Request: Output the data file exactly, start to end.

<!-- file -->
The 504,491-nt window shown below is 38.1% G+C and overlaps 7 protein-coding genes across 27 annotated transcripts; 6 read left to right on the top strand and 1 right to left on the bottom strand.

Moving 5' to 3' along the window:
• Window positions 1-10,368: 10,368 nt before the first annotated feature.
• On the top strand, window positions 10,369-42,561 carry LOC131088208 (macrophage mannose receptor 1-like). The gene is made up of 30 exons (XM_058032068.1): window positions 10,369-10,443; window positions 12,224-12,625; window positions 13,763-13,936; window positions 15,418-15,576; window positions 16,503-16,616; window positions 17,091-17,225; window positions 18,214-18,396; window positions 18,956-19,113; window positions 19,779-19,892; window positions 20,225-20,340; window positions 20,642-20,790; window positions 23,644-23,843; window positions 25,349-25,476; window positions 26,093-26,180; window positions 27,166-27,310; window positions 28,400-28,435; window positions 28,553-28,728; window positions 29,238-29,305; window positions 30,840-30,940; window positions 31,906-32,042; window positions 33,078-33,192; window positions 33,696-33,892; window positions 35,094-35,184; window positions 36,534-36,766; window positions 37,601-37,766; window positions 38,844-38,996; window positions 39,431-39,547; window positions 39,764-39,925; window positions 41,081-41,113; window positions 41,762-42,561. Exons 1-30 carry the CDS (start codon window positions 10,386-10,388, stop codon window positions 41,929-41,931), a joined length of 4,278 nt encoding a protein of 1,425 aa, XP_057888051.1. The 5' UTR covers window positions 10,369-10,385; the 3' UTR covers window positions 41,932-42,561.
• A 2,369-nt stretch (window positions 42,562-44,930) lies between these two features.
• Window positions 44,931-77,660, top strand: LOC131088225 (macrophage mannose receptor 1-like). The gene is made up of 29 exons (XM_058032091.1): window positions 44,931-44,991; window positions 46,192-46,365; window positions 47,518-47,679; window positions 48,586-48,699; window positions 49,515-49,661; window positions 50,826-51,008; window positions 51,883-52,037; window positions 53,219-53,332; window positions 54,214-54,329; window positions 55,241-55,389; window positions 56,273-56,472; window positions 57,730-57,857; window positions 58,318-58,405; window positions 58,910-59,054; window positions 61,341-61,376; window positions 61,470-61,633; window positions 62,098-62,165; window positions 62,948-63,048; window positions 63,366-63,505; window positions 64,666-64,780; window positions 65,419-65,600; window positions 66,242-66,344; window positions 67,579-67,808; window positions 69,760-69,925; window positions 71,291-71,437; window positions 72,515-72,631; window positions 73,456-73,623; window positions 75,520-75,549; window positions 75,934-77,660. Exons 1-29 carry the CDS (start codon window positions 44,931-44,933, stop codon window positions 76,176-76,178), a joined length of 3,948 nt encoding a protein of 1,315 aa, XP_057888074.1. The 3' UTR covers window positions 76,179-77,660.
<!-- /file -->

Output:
The 504,491-nt window shown below is 38.1% G+C and overlaps 7 protein-coding genes across 27 annotated transcripts; 6 read left to right on the top strand and 1 right to left on the bottom strand.

Moving 5' to 3' along the window:
• Window positions 1-10,368: 10,368 nt before the first annotated feature.
• On the top strand, window positions 10,369-42,561 carry LOC131088208 (macrophage mannose receptor 1-like). The gene is made up of 30 exons (XM_058032068.1): window positions 10,369-10,443; window positions 12,224-12,625; window positions 13,763-13,936; window positions 15,418-15,576; window positions 16,503-16,616; window positions 17,091-17,225; window positions 18,214-18,396; window positions 18,956-19,113; window positions 19,779-19,892; window positions 20,225-20,340; window positions 20,642-20,790; window positions 23,644-23,843; window positions 25,349-25,476; window positions 26,093-26,180; window positions 27,166-27,310; window positions 28,400-28,435; window positions 28,553-28,728; window positions 29,238-29,305; window positions 30,840-30,940; window positions 31,906-32,042; window positions 33,078-33,192; window positions 33,696-33,892; window positions 35,094-35,184; window positions 36,534-36,766; window positions 37,601-37,766; window positions 38,844-38,996; window positions 39,431-39,547; window positions 39,764-39,925; window positions 41,081-41,113; window positions 41,762-42,561. Exons 1-30 carry the CDS (start codon window positions 10,386-10,388, stop codon window positions 41,929-41,931), a joined length of 4,278 nt encoding a protein of 1,425 aa, XP_057888051.1. The 5' UTR covers window positions 10,369-10,385; the 3' UTR covers window positions 41,932-42,561.
• A 2,369-nt stretch (window positions 42,562-44,930) lies between these two features.
• Window positions 44,931-77,660, top strand: LOC131088225 (macrophage mannose receptor 1-like). The gene is made up of 29 exons (XM_058032091.1): window positions 44,931-44,991; window positions 46,192-46,365; window positions 47,518-47,679; window positions 48,586-48,699; window positions 49,515-49,661; window positions 50,826-51,008; window positions 51,883-52,037; window positions 53,219-53,332; window positions 54,214-54,329; window positions 55,241-55,389; window positions 56,273-56,472; window positions 57,730-57,857; window positions 58,318-58,405; window positions 58,910-59,054; window positions 61,341-61,376; window positions 61,470-61,633; window positions 62,098-62,165; window positions 62,948-63,048; window positions 63,366-63,505; window positions 64,666-64,780; window positions 65,419-65,600; window positions 66,242-66,344; window positions 67,579-67,808; window positions 69,760-69,925; window positions 71,291-71,437; window positions 72,515-72,631; window positions 73,456-73,623; window positions 75,520-75,549; window positions 75,934-77,660. Exons 1-29 carry the CDS (start codon window positions 44,931-44,933, stop codon window positions 76,176-76,178), a joined length of 3,948 nt encoding a protein of 1,315 aa, XP_057888074.1. The 3' UTR covers window positions 76,179-77,660.